On 11 October 2016, the New Zealand government announced that significant changes to the New Zealand Residency Programme (NZRP) will take effect overnight. Unsurprisingly, there was widespread panic as it affected many people.
Two days after this overnight change in policy was implemented, we continue to receive a steady stream of questions (not all are TJA clients), as well as other stakeholders, such as employers and recruiters.
Therefore, we have compiled our own “Question and Answers” specific to the changes for Expression of Interests (EOIs) for New Zealand’s Skilled Migrant Category (SMC) only.
Further, we are only including questions that have been asked more than once, addressed to us. This will continue to be updated as we too, have questions of our own that only time will tell.
Q: I already submitted my EOI prior to the changes. Can I get a refund from Immigration New Zealand (INZ) or from my adviser/lawyer?
A: This is by far one of the most asked question to date. It is also being discussed by immigration practitioners. Our sources confirmed that INZ has instructed applicants who have submitted EOIs prior to the changes announced to proceed with submitting refund forms.
On the other hand, refunds from your own adviser/lawyer is by and large discretionary. If you have submitted full fees (not just for EOI), then it is our opinion that a partial refund should be given to clients, from a moral stand point of view. From a legal perspective, this is outside of anyone’s control and therefore, there are no legal obligations for advisers/lawyers to provide you with a refund.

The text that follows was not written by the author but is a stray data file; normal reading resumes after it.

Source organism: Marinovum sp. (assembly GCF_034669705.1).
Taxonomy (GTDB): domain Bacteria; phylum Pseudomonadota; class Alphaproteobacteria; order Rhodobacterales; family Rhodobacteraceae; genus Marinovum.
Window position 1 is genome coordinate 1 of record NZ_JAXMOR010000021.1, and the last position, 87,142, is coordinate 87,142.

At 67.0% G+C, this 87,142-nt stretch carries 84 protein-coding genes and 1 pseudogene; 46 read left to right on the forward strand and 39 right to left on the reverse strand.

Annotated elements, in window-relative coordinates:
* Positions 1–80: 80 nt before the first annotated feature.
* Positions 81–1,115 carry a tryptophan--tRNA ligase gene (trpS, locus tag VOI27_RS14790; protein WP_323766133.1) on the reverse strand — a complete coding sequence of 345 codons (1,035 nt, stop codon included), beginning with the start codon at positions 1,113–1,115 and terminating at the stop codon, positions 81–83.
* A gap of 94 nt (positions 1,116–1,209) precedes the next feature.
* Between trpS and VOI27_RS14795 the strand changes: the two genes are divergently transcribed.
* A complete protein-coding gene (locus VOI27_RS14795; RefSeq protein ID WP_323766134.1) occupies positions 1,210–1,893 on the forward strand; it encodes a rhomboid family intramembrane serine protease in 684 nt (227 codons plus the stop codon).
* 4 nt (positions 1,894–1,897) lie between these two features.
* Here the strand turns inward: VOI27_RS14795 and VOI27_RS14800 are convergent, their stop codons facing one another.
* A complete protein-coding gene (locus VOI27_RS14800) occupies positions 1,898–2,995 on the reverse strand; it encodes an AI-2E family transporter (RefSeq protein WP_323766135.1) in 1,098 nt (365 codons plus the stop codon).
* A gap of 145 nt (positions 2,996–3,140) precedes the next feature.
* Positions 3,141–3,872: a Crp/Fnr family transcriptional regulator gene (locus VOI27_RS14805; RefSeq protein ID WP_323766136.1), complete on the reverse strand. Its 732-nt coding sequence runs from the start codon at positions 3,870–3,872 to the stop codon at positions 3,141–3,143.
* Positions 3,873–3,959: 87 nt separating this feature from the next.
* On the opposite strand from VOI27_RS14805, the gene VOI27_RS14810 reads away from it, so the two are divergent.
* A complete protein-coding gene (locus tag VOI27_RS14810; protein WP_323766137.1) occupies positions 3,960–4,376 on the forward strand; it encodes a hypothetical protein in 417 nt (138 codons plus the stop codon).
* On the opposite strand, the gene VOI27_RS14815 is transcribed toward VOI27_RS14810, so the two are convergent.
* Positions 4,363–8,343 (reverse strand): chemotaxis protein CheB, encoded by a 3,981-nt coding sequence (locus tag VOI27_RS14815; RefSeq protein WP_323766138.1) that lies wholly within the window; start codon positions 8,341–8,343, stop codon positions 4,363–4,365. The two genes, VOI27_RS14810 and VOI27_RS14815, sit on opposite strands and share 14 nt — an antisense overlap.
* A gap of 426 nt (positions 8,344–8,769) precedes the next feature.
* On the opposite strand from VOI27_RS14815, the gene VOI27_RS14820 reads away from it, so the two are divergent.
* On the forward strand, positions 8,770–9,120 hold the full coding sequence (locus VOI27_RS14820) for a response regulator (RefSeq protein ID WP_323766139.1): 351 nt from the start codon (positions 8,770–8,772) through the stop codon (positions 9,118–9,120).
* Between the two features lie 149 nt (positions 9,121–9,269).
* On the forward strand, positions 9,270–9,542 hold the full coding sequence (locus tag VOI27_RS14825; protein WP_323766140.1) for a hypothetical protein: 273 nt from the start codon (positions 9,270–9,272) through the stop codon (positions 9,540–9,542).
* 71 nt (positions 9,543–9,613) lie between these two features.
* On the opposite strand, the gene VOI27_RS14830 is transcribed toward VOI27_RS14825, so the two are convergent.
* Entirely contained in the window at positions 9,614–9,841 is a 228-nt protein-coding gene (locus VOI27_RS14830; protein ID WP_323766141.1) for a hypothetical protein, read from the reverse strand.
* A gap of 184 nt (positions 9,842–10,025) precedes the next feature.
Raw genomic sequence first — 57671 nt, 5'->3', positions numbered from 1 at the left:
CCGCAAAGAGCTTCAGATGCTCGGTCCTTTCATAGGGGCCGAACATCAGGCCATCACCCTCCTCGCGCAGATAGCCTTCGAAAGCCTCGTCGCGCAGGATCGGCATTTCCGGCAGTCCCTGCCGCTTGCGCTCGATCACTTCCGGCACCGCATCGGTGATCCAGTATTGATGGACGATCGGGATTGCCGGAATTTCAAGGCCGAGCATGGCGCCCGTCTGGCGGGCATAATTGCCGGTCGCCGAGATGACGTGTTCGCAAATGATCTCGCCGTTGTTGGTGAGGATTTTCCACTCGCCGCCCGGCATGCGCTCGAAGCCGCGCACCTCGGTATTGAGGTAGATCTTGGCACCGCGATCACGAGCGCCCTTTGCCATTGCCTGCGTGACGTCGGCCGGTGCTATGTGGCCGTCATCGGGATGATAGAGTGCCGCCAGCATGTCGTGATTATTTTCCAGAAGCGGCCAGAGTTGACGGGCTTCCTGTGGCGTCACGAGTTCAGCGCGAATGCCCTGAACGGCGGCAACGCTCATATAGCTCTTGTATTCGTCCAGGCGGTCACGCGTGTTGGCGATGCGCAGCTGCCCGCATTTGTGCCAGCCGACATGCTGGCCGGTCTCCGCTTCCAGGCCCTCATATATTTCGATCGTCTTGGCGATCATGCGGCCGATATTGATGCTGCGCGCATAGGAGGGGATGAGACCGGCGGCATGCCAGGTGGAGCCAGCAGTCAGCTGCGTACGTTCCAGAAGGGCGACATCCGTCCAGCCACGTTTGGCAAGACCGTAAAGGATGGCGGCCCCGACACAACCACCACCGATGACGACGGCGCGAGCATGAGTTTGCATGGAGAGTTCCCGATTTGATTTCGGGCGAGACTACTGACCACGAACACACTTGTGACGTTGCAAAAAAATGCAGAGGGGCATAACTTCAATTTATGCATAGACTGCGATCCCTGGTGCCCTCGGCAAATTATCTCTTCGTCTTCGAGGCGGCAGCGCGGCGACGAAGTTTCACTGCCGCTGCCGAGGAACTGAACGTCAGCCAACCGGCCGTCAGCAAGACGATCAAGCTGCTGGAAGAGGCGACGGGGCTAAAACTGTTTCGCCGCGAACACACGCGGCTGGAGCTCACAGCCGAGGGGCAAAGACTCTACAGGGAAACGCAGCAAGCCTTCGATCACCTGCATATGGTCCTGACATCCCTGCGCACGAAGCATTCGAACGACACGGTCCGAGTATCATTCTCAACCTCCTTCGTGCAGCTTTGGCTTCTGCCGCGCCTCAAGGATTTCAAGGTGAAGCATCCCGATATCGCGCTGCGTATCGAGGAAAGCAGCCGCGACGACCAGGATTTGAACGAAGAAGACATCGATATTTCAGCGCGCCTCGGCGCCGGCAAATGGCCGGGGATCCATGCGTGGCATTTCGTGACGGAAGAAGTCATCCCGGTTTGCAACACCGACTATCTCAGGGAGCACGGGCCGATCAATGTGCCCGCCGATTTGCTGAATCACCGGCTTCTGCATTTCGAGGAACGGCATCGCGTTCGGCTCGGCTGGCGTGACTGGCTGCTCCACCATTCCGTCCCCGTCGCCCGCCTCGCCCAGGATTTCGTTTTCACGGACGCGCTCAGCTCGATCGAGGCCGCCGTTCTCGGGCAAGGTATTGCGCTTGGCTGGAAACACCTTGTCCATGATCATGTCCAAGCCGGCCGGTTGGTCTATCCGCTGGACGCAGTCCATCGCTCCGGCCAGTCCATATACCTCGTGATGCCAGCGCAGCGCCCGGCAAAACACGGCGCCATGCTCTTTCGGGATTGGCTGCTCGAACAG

Q: I have an Invitation to Apply from INZ prior to this change. I have no submitted my application. Will I be affected?
Q: I have 160 points or more. Will my EOI still be selected automatically as it would previously with those claiming in excess of 140 points?
Q: Does the minimum threshold of 100 points to be granted residence after applying change?
Q: Will the changes be noticeable?
A: Two weeks ago, there were a total of 980 EOIs submitted. Yesterday, that figure was 486. You be the judge.
Q: This is unfair, don't you think so? A: We have no comments, as the government is free to implement policies that it sees fit for the country. However, the method this is done may give rise to concerns. On that note, if you are willing to foot the legal bill, we are more than happy to bring this decision to change overnight to Court. This will be done on the basis of a 'judicial review', derived from the common law doctrine of "legitimate expectation". * * See, eg, New Zealand Association for Migration and Investments Inc v A-G  NZAR 45 at 52